1. This is music from hell
The sight of so many innocent faces at the last Iancu Dumitrescu concert in Bucharest was a surprise. What was not at all surprising, was seeing them leave the room and hearing the reason afterwards: ”this is music from hell”. We then listened to the Hyperion Ensemble with guests from Israel and Stephen O’Malley, conducted by Iancu and Ana-Maria Avram. The finale was a devastating first-audition piece by Iancu Dumitrescu. The interview was held in two rounds, the first one (on the night before the concert) when Simona Mantarlian and us were in Iancu Dumitrescu’s living-room.
We went afterwards to the kitchen for a glass of wine with Ana-Maria Avram and O’Malley. We chattered for a short while about O’Malley’s knowledge and the people he got next to. A muddle of people and notions. I had the chance to ask AMA about space’s account in music, the magnitude of the concert hall. Her exposé was abruptly interrupted by Iancu Dumitrescu, who kicked us out because the people had to eat and rest; they had a concert the next day.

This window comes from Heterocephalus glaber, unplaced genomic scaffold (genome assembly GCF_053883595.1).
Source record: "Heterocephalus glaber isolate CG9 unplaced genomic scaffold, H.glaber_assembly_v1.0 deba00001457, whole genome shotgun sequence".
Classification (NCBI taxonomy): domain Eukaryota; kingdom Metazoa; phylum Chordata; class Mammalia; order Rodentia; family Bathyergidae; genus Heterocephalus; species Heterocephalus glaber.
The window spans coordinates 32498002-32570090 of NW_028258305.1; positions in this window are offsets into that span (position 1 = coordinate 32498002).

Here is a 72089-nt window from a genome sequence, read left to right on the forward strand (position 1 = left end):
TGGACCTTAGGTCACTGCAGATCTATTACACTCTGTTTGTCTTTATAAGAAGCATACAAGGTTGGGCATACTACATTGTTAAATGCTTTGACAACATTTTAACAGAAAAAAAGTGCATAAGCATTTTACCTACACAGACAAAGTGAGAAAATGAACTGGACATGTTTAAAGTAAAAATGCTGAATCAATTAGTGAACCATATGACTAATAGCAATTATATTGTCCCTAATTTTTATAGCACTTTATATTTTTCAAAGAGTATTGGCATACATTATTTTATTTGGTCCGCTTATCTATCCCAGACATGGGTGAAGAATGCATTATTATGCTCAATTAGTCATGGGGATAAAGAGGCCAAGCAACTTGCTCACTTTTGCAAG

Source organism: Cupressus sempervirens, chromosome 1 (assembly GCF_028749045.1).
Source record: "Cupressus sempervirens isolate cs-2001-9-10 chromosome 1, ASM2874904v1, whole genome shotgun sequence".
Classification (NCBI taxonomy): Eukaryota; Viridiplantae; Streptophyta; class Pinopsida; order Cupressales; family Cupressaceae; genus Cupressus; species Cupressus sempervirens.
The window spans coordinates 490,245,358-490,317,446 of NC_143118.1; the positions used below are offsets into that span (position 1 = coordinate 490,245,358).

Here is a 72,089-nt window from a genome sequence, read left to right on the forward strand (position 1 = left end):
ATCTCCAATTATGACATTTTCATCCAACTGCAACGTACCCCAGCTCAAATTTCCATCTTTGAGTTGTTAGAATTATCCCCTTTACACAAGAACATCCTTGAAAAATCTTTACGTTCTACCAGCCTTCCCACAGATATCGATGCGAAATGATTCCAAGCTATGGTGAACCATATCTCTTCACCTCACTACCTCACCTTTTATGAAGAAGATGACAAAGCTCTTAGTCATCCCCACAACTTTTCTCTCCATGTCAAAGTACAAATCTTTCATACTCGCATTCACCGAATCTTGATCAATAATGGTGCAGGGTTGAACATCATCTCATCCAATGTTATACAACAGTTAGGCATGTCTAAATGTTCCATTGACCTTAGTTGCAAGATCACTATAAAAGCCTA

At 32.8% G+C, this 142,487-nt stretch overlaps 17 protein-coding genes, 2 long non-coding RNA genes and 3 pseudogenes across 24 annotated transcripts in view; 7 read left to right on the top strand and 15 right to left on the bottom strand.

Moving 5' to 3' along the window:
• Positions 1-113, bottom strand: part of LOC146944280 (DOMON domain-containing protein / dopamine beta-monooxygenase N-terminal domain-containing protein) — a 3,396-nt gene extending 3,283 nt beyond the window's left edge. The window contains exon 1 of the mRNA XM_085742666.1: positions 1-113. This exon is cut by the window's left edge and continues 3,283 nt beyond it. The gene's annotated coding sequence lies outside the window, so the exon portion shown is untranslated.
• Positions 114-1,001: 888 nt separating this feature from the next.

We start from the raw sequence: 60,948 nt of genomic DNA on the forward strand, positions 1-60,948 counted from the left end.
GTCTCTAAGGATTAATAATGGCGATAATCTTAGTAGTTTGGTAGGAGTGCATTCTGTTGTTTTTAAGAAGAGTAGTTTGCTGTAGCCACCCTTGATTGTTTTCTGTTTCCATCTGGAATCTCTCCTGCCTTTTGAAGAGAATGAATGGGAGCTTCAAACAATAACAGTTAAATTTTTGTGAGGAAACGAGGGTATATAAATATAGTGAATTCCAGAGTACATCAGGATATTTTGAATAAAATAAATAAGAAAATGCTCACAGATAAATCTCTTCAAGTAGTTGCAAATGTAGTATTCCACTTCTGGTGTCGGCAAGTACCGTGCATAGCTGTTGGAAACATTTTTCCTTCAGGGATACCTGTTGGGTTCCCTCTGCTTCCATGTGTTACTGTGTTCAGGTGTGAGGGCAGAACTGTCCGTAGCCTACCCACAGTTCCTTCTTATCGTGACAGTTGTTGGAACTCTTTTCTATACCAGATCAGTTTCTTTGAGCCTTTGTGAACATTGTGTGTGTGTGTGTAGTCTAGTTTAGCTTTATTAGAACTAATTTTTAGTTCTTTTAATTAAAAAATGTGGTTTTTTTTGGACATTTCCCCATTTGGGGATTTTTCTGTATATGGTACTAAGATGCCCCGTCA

“Any kind of music has an existence of its own, a personal evolution, determined by sound itself, not by an outer instance. To this end, I find it natural that fleeting “classical” form, in relation to a stylistic time frame, is nothing but obsolete.”